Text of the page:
When one week I’m listening to dire predictions from medicos on my child’s developmental abilities, and the next my (at the time) 8 year old is asking questions that make Kip Thorne pause, (yes, it really happened) I know that I’m not in the realm of “reasonable” or “age-appropriate”. And I might just spend an inordinate amount of time going grey, hiding in cupboards and occasionally curling into a ball and rocking backwards and forwards in sheer terror at the undiscovered country that looms ahead. I’m not admitting anything, by the way, I’m just saying.
So, in our quest to find something – anything – for our kids to do that isn’t ‘bespoke’ (read: cobbled together with what we can manage), and that’s just kind of normal, we have had to look for extracurricular activities that focused on less intellectual pursuits.
And that’s when the fun starts again.
It usually begins with the first phone call. From bitter experience I knows that before I part with an arm and a leg worth of fees, we all have to see the location. It doesn’t matter how much our kids love a sport, if there’s a mirror, or a loud fan, or heaven-forbid, many lessons going on at once, we’re already close to the proverbial nope.
Even if the first hurdle is cleared, actually getting the kids to show up is a challenge. To paraphrase Cary Grant, “Anxiety runs in my family. It practically gallops. . . “.
Some days, simply arriving is a big deal. Then there is the lesson. There is always the lesson. And it’s mean’t to be fun, right? Having a patient and understanding instructor, who does not mind if, say, my youngest prefers to take small breaks, or just retreat for a bit is a blessing. Alas, a single harsh words and ‘poof!’, we have to wipe that activity off our list.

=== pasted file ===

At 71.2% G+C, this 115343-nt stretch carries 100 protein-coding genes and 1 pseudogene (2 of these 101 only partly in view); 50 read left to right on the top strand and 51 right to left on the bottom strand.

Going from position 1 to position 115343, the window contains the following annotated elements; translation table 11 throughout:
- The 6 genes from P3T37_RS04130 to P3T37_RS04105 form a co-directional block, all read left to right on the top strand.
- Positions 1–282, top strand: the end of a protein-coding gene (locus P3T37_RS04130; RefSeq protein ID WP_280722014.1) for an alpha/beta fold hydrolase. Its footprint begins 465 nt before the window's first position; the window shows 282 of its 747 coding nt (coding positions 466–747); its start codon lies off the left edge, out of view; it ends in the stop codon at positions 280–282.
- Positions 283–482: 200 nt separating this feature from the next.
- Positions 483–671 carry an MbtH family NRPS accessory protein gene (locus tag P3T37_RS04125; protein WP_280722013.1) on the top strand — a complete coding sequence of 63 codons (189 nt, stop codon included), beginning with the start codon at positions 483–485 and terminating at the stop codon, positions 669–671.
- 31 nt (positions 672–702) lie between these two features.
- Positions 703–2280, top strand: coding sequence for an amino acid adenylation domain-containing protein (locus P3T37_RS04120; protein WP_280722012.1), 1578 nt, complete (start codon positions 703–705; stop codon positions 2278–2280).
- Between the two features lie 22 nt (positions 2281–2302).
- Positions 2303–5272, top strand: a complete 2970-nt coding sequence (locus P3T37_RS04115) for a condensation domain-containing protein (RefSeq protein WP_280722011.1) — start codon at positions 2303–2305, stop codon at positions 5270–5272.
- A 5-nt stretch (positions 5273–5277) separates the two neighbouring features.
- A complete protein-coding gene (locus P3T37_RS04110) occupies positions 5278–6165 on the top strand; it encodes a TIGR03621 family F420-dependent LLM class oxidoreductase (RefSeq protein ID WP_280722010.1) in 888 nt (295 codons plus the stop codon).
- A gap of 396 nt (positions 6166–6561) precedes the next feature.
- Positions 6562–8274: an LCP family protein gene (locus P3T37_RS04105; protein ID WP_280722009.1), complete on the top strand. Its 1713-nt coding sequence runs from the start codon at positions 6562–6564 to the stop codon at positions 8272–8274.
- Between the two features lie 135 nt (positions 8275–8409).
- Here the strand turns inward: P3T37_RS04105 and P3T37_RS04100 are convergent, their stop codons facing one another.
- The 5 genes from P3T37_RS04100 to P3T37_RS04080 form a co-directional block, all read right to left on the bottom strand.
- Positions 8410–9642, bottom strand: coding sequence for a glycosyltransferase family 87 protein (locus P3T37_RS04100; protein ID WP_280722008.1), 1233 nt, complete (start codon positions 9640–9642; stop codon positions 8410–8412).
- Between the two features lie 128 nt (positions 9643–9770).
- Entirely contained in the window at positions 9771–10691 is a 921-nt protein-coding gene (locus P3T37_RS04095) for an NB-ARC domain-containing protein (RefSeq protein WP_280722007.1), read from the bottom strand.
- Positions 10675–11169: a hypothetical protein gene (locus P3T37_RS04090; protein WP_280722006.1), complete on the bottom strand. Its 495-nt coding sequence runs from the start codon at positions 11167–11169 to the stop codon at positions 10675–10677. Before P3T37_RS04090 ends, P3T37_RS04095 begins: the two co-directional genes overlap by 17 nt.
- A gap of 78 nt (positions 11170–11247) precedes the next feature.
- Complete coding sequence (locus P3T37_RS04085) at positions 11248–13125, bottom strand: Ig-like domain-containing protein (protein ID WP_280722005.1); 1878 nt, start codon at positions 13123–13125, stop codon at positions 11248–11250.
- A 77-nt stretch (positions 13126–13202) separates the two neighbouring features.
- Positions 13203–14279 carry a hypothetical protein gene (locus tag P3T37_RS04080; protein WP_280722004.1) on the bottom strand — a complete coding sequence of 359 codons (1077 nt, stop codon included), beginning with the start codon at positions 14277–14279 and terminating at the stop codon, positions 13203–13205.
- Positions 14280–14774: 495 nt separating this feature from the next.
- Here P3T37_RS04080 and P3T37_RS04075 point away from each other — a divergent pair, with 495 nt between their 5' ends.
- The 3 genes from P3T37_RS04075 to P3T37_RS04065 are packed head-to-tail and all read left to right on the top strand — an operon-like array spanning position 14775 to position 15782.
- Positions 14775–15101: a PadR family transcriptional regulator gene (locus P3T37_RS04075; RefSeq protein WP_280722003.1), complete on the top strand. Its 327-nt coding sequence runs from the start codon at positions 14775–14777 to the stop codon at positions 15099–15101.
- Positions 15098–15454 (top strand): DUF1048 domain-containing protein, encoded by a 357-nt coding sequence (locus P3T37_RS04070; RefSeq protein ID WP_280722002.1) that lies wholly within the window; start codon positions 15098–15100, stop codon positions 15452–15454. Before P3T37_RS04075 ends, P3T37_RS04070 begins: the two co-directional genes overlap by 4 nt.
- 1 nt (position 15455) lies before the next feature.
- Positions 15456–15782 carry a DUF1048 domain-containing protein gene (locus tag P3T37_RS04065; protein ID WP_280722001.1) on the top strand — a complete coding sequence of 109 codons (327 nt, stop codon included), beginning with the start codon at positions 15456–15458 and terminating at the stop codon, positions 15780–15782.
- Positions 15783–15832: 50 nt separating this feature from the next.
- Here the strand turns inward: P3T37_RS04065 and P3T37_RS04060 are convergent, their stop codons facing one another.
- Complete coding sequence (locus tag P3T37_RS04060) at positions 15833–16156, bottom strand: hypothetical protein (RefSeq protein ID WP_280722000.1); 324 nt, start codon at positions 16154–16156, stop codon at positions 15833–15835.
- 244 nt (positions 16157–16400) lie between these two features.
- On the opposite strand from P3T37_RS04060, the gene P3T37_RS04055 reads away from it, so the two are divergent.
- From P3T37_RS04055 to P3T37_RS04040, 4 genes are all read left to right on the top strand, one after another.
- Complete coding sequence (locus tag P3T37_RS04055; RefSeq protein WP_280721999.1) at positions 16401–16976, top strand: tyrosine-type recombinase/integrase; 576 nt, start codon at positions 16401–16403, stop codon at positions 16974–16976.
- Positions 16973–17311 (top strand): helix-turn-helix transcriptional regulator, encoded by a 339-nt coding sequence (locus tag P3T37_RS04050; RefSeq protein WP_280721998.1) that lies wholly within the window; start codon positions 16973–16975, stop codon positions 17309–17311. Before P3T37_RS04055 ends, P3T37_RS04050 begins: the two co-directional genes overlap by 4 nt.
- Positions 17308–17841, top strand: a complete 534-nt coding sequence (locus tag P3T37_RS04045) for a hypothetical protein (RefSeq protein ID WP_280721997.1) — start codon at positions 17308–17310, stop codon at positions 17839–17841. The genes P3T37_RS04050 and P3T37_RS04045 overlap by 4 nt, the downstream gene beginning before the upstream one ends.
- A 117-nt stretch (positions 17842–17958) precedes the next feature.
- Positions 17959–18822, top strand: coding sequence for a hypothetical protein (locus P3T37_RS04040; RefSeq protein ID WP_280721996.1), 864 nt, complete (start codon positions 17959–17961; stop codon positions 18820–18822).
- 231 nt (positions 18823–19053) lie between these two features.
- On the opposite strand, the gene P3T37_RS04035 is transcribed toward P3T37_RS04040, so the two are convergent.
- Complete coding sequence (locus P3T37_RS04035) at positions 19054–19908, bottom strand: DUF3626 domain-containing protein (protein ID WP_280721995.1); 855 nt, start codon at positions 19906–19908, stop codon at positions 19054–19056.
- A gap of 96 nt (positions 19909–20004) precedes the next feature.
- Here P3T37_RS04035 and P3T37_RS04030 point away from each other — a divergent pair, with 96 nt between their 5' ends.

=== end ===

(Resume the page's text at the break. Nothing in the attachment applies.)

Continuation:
Sometimes, it can be hard for instructors to remember all the do’s and don’ts. Hell, it’s hard for me some days. But it’s nothing compared to what my kids have to face every time they walk out our front door and are faced with a world that is just not designed for them, and seems to have been perversely set up to cause them distress.
Interestingly, teachers are usually pretty good at handling my kids more visible disabilities, but the invisible ones? Oh heavens!
Again and again, my children have been put in no-win situations. Such as figuring out what an instructor is saying in a noisy room. Not an easy task for kids with auditory processing difficulties and concentration challenges. Then they’ll get the inevitable reprimand for not following instructions. It doesn’t seem to matter how many friendly chats about accommodations we have, (which are generally pretty simple: make sure my kids can see your face, and if possible, put them at the front of the class), this seems to be an inevitable part of even individual sports instruction.
And we’re back to square one. Again.
What I have learned, harsh step by harsh step, is that there are very few places that are willing to step outside of their own ideas on how to teach, and how kids learn. And even when they are, simply being nice and ‘giving it a go’ without spending at least a minimal amount of time learning what will work and what won’t, is a recipe for catastrophic and painful failure. The ideas on what kids ‘should’ be doing and how they ‘should’ behave has been hard-baked into our culture, and it is a brave person or organisation that tries to step outside those norms.
But they do exist. And when I find them I hold on for dear life. Those places are to be treasured. Whether it’s my son’s amazing coding class, specially set up for twice-exceptional kids, or a magnificent tutor, or a truly kind and thoughtful gym instructor, these people make our lives liveable. They bring joy to the heart of this very, very tired mum. And for a few hours, I am no longer on that purgatorial quest, and I can let go of the Mad-Eye Moody-style ‘Constant Vigilance!‘ and can just be like all the other mums.
This post is part of the GHF Blog hop,
“Choosing Extracurricular Activities for Gifted Children with Overexcitabilities in Mind“.
To read more great posts, click on the link!